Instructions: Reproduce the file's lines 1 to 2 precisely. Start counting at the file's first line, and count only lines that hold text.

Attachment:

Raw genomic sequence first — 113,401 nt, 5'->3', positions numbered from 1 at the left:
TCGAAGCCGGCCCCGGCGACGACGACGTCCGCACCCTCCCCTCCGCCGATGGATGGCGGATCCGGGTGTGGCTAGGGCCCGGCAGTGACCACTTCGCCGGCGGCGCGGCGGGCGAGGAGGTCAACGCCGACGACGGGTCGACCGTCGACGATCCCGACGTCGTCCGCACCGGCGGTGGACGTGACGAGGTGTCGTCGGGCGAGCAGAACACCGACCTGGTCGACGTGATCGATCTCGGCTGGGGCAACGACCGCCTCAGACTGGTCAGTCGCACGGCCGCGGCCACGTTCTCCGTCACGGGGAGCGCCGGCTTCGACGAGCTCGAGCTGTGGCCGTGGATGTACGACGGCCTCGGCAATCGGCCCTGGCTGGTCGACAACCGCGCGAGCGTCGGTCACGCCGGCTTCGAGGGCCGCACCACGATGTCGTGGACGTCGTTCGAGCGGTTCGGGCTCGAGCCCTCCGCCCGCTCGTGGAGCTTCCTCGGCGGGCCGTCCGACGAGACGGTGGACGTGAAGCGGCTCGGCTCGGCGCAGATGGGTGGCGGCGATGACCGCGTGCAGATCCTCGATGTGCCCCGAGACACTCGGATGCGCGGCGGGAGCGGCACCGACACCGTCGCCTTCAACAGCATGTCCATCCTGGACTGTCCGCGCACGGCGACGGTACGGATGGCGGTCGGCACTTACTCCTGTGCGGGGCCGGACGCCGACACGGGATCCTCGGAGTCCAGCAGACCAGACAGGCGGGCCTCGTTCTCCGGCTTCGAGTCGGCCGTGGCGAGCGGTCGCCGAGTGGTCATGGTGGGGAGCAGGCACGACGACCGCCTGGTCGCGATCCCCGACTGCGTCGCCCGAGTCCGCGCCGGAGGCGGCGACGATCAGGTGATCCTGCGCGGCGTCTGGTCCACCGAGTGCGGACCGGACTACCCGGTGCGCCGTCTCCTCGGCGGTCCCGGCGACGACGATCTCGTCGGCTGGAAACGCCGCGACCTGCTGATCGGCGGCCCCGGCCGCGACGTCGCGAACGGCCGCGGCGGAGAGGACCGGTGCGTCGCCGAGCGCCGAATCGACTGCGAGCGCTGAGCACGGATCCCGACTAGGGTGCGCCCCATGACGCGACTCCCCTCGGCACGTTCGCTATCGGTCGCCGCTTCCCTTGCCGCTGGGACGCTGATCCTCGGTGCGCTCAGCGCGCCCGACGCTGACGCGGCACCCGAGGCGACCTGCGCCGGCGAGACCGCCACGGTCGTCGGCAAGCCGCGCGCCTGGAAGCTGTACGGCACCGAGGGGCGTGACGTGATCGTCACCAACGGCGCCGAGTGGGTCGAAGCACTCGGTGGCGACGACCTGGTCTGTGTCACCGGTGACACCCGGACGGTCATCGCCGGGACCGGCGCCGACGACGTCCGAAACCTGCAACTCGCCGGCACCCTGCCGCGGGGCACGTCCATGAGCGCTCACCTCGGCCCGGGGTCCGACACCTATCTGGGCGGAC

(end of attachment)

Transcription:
Raw genomic sequence first — 113,401 nt, 5'->3', positions numbered from 1 at the left:
TCGAAGCCGGCCCCGGCGACGACGACGTCCGCACCCTCCCCTCCGCCGATGGATGGCGGATCCGGGTGTGGCTAGGGCCCGGCAGTGACCACTTCGCCGGCGGCGCGGCGGGCGAGGAGGTCAACGCCGACGACGGGTCGACCGTCGACGATCCCGACGTCGTCCGCACCGGCGGTGGACGTGACGAGGTGTCGTCGGGCGAGCAGAACACCGACCTGGTCGACGTGATCGATCTCGGCTGGGGCAACGACCGCCTCAGACTGGTCAGTCGCACGGCCGCGGCCACGTTCTCCGTCACGGGGAGCGCCGGCTTCGACGAGCTCGAGCTGTGGCCGTGGATGTACGACGGCCTCGGCAATCGGCCCTGGCTGGTCGACAACCGCGCGAGCGTCGGTCACGCCGGCTTCGAGGGCCGCACCACGATGTCGTGGACGTCGTTCGAGCGGTTCGGGCTCGAGCCCTCCGCCCGCTCGTGGAGCTTCCTCGGCGGGCCGTCCGACGAGACGGTGGACGTGAAGCGGCTCGGCTCGGCGCAGATGGGTGGCGGCGATGACCGCGTGCAGATCCTCGATGTGCCCCGAGACACTCGGATGCGCGGCGGGAGCGGCACCGACACCGTCGCCTTCAACAGCATGTCCATCCTGGACTGTCCGCGCACGGCGACGGTACGGATGGCGGTCGGCACTTACTCCTGTGCGGGGCCGGACGCCGACACGGGATCCTCGGAGTCCAGCAGACCAGACAGGCGGGCCTCGTTCTCCGGCTTCGAGTCGGCCGTGGCGAGCGGTCGCCGAGTGGTCATGGTGGGGAGCAGGCACGACGACCGCCTGGTCGCGATCCCCGACTGCGTCGCCCGAGTCCGCGCCGGAGGCGGCGACGATCAGGTGATCCTGCGCGGCGTCTGGTCCACCGAGTGCGGACCGGACTACCCGGTGCGCCGTCTCCTCGGCGGTCCCGGCGACGACGATCTCGTCGGCTGGAAACGCCGCGACCTGCTGATCGGCGGCCCCGGCCGCGACGTCGCGAACGGCCGCGGCGGAGAGGACCGGTGCGTCGCCGAGCGCCGAATCGACTGCGAGCGCTGAGCACGGATCCCGACTAGGGTGCGCCCCATGACGCGACTCCCCTCGGCACGTTCGCTATCGGTCGCCGCTTCCCTTGCCGCTGGGACGCTGATCCTCGGTGCGCTCAGCGCGCCCGACGCTGACGCGGCACCCGAGGCGACCTGCGCCGGCGAGACCGCCACGGTCGTCGGCAAGCCGCGCGCCTGGAAGCTGTACGGCACCGAGGGGCGTGACGTGATCGTCACCAACGGCGCCGAGTGGGTCGAAGCACTCGGTGGCGACGACCTGGTCTGTGTCACCGGTGACACCCGGACGGTCATCGCCGGGACCGGCGCCGACGACGTCCGAAACCTGCAACTCGCCGGCACCCTGCCGCGGGGCACGTCCATGAGCGCTCACCTCGGCCCGGGGTCCGACACCTATCTGGGCGGAC